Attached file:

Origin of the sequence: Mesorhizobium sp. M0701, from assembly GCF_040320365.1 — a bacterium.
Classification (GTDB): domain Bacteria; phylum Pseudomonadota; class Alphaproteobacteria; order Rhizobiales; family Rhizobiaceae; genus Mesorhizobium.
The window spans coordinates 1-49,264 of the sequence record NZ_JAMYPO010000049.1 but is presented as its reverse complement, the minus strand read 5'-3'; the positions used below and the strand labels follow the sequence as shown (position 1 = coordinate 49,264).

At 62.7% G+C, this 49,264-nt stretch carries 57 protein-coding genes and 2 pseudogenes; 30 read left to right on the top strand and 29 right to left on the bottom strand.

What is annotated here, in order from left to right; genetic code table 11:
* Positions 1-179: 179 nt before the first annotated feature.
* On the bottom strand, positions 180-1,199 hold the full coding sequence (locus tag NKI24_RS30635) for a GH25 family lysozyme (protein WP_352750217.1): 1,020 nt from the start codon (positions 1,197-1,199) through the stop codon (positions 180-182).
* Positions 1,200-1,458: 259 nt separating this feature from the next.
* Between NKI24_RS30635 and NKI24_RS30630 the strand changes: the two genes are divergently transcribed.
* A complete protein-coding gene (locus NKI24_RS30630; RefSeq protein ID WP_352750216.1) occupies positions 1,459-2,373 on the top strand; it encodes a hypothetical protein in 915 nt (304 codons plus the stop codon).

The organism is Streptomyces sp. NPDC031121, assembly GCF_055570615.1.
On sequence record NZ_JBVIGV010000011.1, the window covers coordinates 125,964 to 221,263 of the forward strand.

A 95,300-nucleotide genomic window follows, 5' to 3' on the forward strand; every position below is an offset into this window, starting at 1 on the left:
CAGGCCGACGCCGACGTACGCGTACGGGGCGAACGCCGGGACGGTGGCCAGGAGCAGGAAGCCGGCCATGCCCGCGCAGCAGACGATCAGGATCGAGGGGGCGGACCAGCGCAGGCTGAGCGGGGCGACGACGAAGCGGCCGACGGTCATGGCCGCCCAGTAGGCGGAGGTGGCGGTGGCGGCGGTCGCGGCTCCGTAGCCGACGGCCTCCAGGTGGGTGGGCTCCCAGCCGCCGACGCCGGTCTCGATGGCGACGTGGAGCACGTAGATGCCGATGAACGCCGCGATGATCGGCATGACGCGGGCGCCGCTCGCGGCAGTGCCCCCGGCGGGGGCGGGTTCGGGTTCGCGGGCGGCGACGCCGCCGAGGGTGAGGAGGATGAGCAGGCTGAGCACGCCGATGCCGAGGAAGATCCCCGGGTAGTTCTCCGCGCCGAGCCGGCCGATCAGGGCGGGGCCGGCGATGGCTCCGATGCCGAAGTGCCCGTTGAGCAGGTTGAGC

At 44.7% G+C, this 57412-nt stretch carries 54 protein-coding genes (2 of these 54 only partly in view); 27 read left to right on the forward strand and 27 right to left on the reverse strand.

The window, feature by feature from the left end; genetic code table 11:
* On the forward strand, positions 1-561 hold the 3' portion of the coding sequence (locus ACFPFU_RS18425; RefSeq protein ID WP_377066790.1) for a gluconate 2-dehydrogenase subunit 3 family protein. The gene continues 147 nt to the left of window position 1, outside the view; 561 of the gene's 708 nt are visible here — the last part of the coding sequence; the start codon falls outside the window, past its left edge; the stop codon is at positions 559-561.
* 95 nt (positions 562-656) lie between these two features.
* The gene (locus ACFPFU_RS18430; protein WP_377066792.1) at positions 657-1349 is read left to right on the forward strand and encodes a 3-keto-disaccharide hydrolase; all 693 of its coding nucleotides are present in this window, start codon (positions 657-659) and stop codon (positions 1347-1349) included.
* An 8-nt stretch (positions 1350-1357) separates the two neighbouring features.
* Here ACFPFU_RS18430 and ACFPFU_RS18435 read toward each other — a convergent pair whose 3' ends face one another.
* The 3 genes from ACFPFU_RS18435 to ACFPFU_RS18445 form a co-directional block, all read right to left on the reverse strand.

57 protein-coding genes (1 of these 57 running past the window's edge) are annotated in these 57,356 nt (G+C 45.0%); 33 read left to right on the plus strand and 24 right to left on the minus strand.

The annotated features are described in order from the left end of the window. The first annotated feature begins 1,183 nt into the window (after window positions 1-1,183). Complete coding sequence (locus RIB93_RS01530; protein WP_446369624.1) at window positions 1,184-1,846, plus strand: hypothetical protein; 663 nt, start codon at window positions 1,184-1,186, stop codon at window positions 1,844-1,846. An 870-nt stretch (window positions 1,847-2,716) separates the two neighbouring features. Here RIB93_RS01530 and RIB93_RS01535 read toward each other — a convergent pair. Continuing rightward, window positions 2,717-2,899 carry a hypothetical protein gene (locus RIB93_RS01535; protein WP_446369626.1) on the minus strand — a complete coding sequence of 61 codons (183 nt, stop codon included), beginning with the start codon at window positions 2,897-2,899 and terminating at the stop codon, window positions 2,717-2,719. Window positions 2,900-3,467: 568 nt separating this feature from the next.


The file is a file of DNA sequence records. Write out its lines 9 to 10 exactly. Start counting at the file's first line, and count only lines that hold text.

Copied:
* Between NKI24_RS30635 and NKI24_RS30630 the strand changes: the two genes are divergently transcribed.
* A complete protein-coding gene (locus NKI24_RS30630; RefSeq protein ID WP_352750216.1) occupies positions 1,459-2,373 on the top strand; it encodes a hypothetical protein in 915 nt (304 codons plus the stop codon).